APBF Captains Log 9 June


APBF Captains Log 9 June

Sunday 9 June

All of the Australian teams are there or thereabouts.  The seniors team remains in first place.  They compensated for their disappointing draw in the second match against one of the weaker teams by winning their third match by 65 IMPs, enough for 20-0.  As the second round robin begins in the seniors (the first was incomplete because of the number of entrants) they have won six and lost one with one draw.  The Lusk team has fallen back a little and is now in sixth place.

The women’s team moved up to third place after three wins.  The last showed one of the ways the new WBF victory point scale differs from those of the past: the women’s one-IMP win over Singapore was worth 10.31 VPs.  Under the old scale this would have been a draw but now any victory is worth something, and every additional IMP is worth something until you get a maximum.

The open team had a good win against Indonesia, historically one of the strong contenders in this event, but were less convincing in their loss to New Zealand and win over Malaysia.

Try your declarer skills.



You, South, open 1D.  LHO overcalls 1S, partner makes a cue raise and eventually Blackwoods you into slam.  How do you play 6D on the SK lead?  What if the lead was the HT?  Would your line of play be any different if East had raised to 3S?  What if West had shown a two-suited hand?  (Answer below.)

Bulletin 3 has a photo of the players from the 1973 championships.  If you look there you will find one of the current Australian team members.  Who, you ask?  Try to find Paul Lavings.  There are a few other well-known players that you might recognise.

Back to the play problem.  You need to make six trump tricks, four hearts, one spade and one club or five trump tricks and two clubs.  On the SK lead – and with no raise or two-suited overcall — you know little about the opponents’ distribution.  So Chris Hughes for the senior’s team won the SA and ruffed a spade.  He thought about using two heart entries to dummy (one for the second spade ruff and the other to draw trumps) but decided to play for the CK onside, figuring that a heart ruff was more likely than a club ruff as he had only six clubs and seven hearts.  The CK was onside – but clubs were 6-1 (yes the overcaller was 5-1-1-6), so he went down when the next club was ruffed.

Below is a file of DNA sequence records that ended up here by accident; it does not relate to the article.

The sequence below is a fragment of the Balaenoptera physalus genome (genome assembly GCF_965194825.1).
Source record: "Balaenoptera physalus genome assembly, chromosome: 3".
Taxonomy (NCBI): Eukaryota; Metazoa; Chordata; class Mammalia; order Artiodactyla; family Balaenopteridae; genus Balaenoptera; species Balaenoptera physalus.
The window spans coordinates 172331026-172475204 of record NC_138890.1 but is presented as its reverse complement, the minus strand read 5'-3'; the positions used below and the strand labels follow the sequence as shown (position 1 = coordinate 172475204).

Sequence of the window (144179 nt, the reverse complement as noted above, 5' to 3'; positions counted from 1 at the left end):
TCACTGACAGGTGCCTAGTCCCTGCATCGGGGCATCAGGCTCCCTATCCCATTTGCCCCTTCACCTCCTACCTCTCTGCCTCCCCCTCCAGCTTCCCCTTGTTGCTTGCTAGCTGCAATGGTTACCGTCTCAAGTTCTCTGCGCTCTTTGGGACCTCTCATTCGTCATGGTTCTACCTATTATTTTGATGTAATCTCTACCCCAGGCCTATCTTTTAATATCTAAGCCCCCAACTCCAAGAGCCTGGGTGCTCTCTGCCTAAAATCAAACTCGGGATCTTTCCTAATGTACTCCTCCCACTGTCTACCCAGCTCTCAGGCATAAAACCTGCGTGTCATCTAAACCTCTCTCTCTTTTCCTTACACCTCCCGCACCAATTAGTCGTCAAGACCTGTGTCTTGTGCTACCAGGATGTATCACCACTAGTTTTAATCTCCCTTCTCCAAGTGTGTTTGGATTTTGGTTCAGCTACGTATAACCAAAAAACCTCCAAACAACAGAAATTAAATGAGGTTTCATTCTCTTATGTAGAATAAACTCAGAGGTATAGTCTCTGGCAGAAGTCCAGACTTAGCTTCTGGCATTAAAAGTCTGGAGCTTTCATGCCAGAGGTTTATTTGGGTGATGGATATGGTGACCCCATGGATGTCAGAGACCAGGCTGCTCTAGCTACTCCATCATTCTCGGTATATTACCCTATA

The heart lead complicates declarer’s handling problems but also reveals something about the distribution.  A spade lead seems normal so this suggests shortness.  Even if it’s from length, RHO will be short.

However, without a two-suited overcall to guide her, Candice Ginsberg for the women’s team didn’t play any rounds of trumps before trying to return to dummy with a second heart, so LHO ruffed.  At the other table in the women’s match, there’d been a two-suited overcall, so the HT lead was marked as shortage, so you should play at least one round of trumps after the first spade ruff.  Despite that, the Thai declarer also failed.

Against the open team, Denny Sacul of Indonesia, who’d heard a three-spade raise on his right, decided after long thought to play the HT as being from shortness.  He calculated that he couldn’t make the hand if the overcaller had three diamonds and a singleton heart.  He won HA, SA, spade ruff, then play DK and DQ.  When West showed out he went to dummy with the HK and ruffed the second spade, then cashed the HQ, HJ and CA and had to make the two top trumps in dummy.  Despite this slam swing against them (Andy Braithwaite and Ian Robinson stopped in 3NT), the open team still won by 11 IMPs.

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